(Volume 4, Issue 2 – February 2009)
“Your Source for Information About the Texas City Attorneys Association”
News and Updates
2009 TCAA Summer Conference – Register Now! Come join us for the best of both worlds: Earn MCLE credit while at the beach! The TCAA Summer Conference in South Padre Island will be held at the Isla Grand Beach Resort (formerly the Radisson Resort) on June 10-12, 2009. To register for the conference or for more information, please go to www.texascityattorneys.org. Special thanks to this year’s sponsors:
This year’s topics include: (1) multiple ethics presentations; (2) climate change and its impact on municipal operations; (3) recent state and federal cases; (4) redistricting issues for city attorneys; (5) police/fire labor relations update; (6) municipal regulation of the natural gas industry; (7) legislative update; (8) real estate issues for city attorneys; (9) disaster issues; (10) CCN update; (11) airport law 101; (12) anatomy of a TCEQ enforcement action; and (13) FMLA/ADA update.
2009 South Padre hotel information: TCAA has put a hold on reservations at the Isla Grand Beach Resort (formerly the Radisson Resort) until Friday, March 27, 2009, at 8:00 a.m. At that time, rooms will be available on a first-come, first-served basis. To make your reservations, please call the Isla Grand Beach Resort directly at 800-292-7704 or 956-761-6511. (Refer to the “TCAA Summer Conference room block” to receive the conference rate.) TCAA has also secured several “overflow” hotels and will open those reservations at 9:00 a.m. on the same day. For details on those hotels, please go to the conference registration page at www.texascityattorneys.org.
My, how time flies! Mick McKamie (www.mckamielaw.com), a longtime municipal attorney and TCAA supporter, recently provided an interesting factoid. Mick first attended a TCAA conference in the fall of 1984, where he presented the “Recent Cases” to the group (state and federal cases were presented as one at that time). And Mick has attended every semi-annual meeting since. This summer’s conference will mean 50 consecutive TCAA meetings for Mick! If you have an interesting tidbit relating to TCAA that you’d like to share, please e-mail it to Scott Houston at firstname.lastname@example.org.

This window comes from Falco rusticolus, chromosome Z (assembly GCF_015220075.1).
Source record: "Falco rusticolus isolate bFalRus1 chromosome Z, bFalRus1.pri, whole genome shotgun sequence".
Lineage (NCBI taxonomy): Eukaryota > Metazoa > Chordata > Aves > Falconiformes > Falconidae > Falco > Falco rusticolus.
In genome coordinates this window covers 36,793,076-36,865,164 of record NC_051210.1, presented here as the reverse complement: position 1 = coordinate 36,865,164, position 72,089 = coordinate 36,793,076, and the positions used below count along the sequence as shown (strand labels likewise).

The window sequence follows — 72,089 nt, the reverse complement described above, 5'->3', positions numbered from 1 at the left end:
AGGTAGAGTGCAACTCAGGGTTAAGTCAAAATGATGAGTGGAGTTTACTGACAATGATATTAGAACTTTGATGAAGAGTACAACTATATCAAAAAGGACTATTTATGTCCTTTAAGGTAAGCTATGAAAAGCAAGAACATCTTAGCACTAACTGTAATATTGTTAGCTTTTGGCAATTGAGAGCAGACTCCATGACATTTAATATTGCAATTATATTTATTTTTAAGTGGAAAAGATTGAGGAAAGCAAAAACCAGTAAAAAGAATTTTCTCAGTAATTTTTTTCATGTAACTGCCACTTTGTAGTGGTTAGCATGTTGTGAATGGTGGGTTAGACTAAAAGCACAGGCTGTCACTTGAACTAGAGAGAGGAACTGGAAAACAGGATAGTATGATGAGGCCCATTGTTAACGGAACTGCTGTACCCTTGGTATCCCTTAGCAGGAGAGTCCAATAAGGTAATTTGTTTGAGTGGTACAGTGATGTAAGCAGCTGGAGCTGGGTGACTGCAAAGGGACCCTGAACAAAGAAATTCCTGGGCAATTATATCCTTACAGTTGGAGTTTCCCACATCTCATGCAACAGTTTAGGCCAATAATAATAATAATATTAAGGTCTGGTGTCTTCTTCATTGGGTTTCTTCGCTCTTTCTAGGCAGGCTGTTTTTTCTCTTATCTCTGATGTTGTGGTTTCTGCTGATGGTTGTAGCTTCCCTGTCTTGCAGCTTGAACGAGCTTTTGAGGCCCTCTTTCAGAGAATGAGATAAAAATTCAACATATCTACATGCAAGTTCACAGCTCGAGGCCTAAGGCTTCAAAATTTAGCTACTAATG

TCAA Awards: TCAA has several programs that are designed to bring recognition to the unique qualities of those who practice municipal law in Texas:
For more information on these awards, please go to www.texascityattorneys.org.
Municipal Attorney Job Openings: For the most recent Texas Municipal League classifieds postings, please click here.
TML/TCAA Legal Defense Program
Amicus Brief, Attorney General Opinion, and State Agency Comments Filed
Building Permits: RQ-0775-GA; Authority of the Department of State Health Services to enforce state asbestos regulations against municipalities. This request asks, among other things, whether the Department of State Health Services (DSHS) may impose administrative penalties against a city that fails to confirm an asbestos study prior to issuing a building permit. TML and the Building Officials Association of Texas (BOAT) argued that the Texas Asbestos Health Protection Act is a state-level program that is designed to regulate asbestos rather than cities. TML and BOAT stated that their resources are available to DSHS to educate city officials on the asbestos requirements, and that education would surely be a better way to deal with the issue than administrative penalties.
Animal Euthanasia: Department of State Health Services (DSHS) Proposed Rules. TML filed comments with the Department of State Health Services (DSHS) urging that the department clarify its proposed rules regarding microchip scanning machines. The proposed rules stated that a shelter “should” scan all animals for microchips before moving forward with the euthanasia process. TML submitted comments including suggested additional language to clarify the fact that a shelter that does not already own a microchip scanning machine would not be required to buy one in order to comply with the rule. DSHS staff indicated that they would include this language in the final rule.
The Prompt Payment Act and Sovereign Immunity, Jeffrey S. Chapman, Ford, Nassen and Baldwin, Austin: On January 16, 2009, the Dallas Court of Appeals issued a significant opinion in McMahon Contracting L.P. vs. City of Carrollton, 2009 Tex. App. LEXIS 311 (Tex. App.—Dallas, January 16, 2009). This case is significant because it effectively shields cities from enforcement actions related to Prompt Payment Act interest and attorneys’ fees. The practical effect of the McMahon decision is to gut the Prompt Payment Act as a potential cause of action or remedy for contractors against governmental entities. Technically, a municipality is still liable for additional interest and attorneys’ fees under the Act in the event of late or nonpayment. However, contractors whose claims contain interest and attorneys’ fees will have no means by which to enforce those aspects of their claims. Read more.
Recent Texas Cases of Interest to Cities
Note: Included cases are from the period beginning on the 10th of the previous month through the 10th of the current month.